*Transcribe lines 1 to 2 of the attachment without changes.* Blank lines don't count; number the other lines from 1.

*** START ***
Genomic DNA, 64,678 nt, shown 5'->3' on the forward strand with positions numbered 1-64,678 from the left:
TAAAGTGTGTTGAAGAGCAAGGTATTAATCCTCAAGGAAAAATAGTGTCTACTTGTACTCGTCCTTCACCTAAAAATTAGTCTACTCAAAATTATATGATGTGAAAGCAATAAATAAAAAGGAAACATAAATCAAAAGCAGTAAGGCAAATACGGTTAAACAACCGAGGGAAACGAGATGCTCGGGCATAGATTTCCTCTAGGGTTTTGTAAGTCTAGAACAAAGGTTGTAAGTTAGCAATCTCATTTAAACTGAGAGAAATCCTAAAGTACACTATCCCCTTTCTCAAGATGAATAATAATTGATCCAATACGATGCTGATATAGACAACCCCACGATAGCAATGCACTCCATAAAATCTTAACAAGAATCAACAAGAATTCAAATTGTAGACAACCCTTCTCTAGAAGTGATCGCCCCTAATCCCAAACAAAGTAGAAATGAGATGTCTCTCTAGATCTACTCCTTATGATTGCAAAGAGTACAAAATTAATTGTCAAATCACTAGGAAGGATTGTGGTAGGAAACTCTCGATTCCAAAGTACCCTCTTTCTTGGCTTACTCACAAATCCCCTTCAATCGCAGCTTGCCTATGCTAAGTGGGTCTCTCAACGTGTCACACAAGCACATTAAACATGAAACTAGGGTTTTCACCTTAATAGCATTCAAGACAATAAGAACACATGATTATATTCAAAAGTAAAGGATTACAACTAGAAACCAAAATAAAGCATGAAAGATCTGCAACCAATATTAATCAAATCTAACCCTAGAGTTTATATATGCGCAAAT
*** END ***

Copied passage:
Genomic DNA, 64,678 nt, shown 5'->3' on the forward strand with positions numbered 1-64,678 from the left:
TAAAGTGTGTTGAAGAGCAAGGTATTAATCCTCAAGGAAAAATAGTGTCTACTTGTACTCGTCCTTCACCTAAAAATTAGTCTACTCAAAATTATATGATGTGAAAGCAATAAATAAAAAGGAAACATAAATCAAAAGCAGTAAGGCAAATACGGTTAAACAACCGAGGGAAACGAGATGCTCGGGCATAGATTTCCTCTAGGGTTTTGTAAGTCTAGAACAAAGGTTGTAAGTTAGCAATCTCATTTAAACTGAGAGAAATCCTAAAGTACACTATCCCCTTTCTCAAGATGAATAATAATTGATCCAATACGATGCTGATATAGACAACCCCACGATAGCAATGCACTCCATAAAATCTTAACAAGAATCAACAAGAATTCAAATTGTAGACAACCCTTCTCTAGAAGTGATCGCCCCTAATCCCAAACAAAGTAGAAATGAGATGTCTCTCTAGATCTACTCCTTATGATTGCAAAGAGTACAAAATTAATTGTCAAATCACTAGGAAGGATTGTGGTAGGAAACTCTCGATTCCAAAGTACCCTCTTTCTTGGCTTACTCACAAATCCCCTTCAATCGCAGCTTGCCTATGCTAAGTGGGTCTCTCAACGTGTCACACAAGCACATTAAACATGAAACTAGGGTTTTCACCTTAATAGCATTCAAGACAATAAGAACACATGATTATATTCAAAAGTAAAGGATTACAACTAGAAACCAAAATAAAGCATGAAAGATCTGCAACCAATATTAATCAAATCTAACCCTAGAGTTTATATATGCGCAAAT